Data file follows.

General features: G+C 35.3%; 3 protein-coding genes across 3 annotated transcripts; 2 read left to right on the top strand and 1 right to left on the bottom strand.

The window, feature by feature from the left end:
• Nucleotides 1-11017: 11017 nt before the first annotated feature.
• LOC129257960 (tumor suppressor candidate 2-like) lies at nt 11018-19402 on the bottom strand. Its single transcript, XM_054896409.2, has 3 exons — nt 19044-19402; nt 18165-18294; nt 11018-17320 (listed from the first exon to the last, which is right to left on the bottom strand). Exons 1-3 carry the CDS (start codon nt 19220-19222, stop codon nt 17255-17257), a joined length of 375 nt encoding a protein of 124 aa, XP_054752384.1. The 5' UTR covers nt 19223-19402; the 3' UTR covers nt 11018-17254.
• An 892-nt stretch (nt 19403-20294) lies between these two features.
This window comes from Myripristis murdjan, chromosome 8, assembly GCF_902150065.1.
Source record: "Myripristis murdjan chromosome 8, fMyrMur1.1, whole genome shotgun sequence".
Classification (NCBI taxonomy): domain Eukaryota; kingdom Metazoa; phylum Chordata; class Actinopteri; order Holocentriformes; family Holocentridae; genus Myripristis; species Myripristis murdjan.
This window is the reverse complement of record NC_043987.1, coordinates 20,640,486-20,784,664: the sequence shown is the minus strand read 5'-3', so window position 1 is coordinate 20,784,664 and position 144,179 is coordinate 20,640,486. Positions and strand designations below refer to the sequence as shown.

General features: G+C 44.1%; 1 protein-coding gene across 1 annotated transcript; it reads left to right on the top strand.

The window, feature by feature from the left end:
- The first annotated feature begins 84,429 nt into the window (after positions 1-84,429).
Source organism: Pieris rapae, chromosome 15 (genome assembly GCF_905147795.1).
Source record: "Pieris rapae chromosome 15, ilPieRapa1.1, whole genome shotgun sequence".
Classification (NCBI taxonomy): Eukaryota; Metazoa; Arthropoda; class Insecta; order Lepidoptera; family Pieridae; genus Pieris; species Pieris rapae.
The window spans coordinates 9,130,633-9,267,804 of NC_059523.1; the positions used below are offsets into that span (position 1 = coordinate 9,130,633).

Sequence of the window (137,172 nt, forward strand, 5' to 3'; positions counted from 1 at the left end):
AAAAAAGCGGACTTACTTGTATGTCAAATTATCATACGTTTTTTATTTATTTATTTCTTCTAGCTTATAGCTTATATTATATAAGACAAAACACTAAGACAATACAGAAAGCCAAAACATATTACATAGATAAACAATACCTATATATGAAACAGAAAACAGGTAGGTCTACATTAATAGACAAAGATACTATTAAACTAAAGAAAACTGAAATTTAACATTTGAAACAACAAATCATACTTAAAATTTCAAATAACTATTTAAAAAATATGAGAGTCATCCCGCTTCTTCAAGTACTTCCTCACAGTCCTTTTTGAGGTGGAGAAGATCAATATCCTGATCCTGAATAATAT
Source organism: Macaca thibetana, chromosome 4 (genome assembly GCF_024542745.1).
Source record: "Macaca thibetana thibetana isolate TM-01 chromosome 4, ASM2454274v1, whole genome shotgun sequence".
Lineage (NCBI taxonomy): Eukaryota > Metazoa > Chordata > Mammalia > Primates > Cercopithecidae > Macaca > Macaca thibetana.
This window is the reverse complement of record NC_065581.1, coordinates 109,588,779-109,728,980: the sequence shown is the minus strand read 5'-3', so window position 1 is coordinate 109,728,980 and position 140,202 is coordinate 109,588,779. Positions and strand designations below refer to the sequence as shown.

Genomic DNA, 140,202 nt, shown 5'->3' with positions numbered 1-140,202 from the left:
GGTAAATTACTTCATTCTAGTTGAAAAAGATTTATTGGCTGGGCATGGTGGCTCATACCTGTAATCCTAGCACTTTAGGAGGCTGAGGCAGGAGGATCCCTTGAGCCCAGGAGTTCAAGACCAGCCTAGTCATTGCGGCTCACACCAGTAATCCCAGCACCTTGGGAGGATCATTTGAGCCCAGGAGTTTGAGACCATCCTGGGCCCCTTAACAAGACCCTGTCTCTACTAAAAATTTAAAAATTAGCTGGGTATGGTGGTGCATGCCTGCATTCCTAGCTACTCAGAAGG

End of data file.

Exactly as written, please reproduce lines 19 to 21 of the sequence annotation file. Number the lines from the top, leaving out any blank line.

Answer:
Source organism: Macaca thibetana, chromosome 4 (genome assembly GCF_024542745.1).
Source record: "Macaca thibetana thibetana isolate TM-01 chromosome 4, ASM2454274v1, whole genome shotgun sequence".
Lineage (NCBI taxonomy): Eukaryota > Metazoa > Chordata > Mammalia > Primates > Cercopithecidae > Macaca > Macaca thibetana.